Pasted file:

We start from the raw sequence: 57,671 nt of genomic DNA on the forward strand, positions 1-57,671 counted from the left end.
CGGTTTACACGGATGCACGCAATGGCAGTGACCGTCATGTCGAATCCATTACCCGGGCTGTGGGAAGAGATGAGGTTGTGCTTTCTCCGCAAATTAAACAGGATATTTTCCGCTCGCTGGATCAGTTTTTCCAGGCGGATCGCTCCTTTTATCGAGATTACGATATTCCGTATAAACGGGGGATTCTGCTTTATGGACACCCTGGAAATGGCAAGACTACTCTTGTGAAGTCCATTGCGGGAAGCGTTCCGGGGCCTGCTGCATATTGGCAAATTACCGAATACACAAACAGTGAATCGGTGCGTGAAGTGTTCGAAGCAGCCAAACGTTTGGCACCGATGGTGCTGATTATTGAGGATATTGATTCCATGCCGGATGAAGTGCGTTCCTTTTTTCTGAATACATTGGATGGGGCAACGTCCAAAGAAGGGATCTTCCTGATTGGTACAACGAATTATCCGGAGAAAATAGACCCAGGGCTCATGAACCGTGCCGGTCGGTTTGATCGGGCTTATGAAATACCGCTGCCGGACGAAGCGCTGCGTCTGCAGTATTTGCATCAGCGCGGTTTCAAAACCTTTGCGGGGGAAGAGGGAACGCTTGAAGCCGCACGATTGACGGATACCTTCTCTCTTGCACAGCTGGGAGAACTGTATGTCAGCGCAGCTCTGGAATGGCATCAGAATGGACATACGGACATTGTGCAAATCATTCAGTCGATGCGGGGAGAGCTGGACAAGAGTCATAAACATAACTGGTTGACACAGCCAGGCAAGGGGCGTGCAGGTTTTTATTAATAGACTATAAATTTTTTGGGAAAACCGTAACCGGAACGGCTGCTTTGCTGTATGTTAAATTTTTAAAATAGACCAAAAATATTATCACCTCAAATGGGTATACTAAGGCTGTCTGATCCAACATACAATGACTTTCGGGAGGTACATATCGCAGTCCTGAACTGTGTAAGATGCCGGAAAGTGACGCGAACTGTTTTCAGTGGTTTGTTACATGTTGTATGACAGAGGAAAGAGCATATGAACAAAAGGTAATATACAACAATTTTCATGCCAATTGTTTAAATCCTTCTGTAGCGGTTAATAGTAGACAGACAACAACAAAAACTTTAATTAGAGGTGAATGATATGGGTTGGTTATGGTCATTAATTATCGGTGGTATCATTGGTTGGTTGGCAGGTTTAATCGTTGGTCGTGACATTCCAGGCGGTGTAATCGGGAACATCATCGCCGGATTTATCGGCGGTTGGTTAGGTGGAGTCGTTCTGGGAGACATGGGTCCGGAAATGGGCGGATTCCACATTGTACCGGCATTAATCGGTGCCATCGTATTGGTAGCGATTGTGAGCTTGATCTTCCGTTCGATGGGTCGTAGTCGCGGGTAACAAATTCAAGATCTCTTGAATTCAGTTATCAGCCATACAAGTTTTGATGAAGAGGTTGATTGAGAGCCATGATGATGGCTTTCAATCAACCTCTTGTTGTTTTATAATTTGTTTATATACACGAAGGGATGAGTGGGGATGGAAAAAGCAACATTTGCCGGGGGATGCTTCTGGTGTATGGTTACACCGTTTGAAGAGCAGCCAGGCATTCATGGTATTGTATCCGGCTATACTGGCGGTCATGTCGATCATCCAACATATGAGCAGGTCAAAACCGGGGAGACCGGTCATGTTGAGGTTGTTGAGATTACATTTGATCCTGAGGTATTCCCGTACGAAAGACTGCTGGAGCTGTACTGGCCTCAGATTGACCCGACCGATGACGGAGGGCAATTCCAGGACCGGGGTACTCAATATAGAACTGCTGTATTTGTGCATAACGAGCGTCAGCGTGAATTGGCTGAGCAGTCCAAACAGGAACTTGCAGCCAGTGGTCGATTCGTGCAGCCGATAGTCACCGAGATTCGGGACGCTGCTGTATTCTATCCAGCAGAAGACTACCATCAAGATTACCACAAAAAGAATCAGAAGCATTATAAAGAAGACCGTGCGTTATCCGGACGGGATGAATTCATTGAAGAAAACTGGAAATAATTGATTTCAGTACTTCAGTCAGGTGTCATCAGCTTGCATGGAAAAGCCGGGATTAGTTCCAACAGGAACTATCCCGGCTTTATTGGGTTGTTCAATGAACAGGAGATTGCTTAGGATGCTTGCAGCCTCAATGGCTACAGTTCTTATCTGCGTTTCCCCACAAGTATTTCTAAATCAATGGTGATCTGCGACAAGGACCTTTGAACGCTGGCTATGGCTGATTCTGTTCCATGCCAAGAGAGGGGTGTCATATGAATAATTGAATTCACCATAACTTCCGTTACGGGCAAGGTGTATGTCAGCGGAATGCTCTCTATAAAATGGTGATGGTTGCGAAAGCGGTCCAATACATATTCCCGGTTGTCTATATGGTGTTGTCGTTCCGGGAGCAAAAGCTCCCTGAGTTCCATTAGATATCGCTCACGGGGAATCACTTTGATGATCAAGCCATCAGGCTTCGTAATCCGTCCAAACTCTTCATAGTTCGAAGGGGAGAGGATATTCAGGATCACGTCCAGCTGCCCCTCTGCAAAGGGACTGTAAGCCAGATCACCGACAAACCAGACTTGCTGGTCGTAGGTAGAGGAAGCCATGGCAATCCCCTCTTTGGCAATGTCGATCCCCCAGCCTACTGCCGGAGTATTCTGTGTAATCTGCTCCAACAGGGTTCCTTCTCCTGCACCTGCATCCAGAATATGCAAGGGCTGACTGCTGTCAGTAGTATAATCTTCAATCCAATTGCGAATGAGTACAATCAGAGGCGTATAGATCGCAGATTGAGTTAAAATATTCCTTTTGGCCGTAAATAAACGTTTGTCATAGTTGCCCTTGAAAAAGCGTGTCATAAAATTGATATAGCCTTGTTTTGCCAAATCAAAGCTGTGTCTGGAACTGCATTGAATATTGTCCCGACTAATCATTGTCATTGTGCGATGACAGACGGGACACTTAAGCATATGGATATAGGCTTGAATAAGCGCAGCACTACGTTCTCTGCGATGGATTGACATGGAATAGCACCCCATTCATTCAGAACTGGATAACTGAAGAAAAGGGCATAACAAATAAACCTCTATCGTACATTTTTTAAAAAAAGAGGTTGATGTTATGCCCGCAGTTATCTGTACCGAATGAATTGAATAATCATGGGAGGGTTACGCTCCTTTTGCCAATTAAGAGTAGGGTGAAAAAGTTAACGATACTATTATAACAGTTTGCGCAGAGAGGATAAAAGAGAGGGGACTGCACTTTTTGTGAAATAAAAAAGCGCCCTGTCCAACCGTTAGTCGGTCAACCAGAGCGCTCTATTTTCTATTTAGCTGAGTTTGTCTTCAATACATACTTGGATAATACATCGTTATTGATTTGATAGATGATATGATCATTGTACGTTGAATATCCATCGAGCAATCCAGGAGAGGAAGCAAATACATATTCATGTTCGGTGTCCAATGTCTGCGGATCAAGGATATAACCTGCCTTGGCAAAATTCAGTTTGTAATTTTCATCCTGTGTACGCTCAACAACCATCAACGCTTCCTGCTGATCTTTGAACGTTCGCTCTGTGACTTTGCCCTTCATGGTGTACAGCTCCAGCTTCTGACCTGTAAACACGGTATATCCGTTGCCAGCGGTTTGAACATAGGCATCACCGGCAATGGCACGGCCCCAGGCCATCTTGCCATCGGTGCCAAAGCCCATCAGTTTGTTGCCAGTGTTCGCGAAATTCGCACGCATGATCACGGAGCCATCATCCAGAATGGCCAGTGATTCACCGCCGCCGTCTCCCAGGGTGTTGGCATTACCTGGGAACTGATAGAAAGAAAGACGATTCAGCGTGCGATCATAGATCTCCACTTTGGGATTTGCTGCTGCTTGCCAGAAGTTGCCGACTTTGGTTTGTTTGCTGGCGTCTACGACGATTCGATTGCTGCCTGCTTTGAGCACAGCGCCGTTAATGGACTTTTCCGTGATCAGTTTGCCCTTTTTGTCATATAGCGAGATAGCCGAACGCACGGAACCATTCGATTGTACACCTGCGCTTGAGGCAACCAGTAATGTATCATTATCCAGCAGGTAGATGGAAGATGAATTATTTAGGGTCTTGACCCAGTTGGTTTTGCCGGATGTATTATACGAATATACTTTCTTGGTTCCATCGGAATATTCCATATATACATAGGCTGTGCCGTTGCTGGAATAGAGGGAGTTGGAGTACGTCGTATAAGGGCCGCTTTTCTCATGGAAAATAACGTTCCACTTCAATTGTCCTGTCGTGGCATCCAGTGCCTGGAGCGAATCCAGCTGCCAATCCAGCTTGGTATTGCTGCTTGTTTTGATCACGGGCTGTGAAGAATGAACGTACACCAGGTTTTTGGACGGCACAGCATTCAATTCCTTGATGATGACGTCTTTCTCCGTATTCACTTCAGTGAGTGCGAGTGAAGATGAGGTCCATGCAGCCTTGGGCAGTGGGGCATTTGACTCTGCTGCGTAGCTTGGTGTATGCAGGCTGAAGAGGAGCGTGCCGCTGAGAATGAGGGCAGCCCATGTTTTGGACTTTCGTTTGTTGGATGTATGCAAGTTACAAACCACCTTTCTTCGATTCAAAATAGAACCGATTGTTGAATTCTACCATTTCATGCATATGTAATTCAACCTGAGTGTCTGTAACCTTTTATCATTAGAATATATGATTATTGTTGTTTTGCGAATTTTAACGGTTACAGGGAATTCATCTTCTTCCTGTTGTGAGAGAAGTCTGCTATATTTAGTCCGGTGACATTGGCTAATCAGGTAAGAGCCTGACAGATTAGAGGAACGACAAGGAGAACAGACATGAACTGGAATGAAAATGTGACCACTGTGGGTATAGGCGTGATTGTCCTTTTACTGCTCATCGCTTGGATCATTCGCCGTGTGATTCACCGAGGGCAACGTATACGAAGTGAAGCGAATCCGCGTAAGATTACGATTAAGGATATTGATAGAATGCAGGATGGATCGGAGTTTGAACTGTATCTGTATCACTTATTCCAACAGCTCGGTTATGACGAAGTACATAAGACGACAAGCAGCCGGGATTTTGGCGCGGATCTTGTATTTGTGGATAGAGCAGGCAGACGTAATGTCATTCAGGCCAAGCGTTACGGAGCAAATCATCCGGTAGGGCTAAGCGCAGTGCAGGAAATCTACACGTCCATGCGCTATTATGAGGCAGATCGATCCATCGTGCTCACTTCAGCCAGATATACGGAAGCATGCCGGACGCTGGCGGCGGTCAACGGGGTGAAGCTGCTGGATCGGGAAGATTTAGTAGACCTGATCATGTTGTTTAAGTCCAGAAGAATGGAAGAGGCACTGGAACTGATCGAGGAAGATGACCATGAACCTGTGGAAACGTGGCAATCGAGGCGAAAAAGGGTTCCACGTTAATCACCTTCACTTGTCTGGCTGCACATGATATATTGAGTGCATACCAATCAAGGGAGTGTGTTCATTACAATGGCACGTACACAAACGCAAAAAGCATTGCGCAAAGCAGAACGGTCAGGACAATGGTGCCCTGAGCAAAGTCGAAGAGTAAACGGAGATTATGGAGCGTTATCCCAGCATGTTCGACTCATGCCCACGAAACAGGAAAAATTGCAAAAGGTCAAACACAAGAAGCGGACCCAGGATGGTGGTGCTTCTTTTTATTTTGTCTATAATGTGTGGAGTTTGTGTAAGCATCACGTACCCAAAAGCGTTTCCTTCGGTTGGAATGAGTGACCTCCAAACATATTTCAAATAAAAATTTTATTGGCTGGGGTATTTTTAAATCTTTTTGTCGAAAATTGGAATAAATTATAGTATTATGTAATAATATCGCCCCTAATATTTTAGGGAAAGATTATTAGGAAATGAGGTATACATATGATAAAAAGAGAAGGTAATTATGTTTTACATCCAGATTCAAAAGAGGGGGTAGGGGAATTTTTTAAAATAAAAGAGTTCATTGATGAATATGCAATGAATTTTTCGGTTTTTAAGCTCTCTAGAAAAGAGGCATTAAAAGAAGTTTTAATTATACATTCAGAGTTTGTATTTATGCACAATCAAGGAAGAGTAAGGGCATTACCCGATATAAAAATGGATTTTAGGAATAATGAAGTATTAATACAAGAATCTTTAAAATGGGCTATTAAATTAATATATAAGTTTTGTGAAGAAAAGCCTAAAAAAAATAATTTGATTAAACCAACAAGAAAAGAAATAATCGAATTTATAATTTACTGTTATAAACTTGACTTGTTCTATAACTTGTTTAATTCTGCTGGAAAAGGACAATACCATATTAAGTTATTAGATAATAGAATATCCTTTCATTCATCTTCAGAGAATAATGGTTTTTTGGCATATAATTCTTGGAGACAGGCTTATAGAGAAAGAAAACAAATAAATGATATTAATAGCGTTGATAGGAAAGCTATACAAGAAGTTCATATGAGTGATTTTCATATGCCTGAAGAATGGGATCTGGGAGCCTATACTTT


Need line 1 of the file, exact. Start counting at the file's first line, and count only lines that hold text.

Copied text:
We start from the raw sequence: 57,671 nt of genomic DNA on the forward strand, positions 1-57,671 counted from the left end.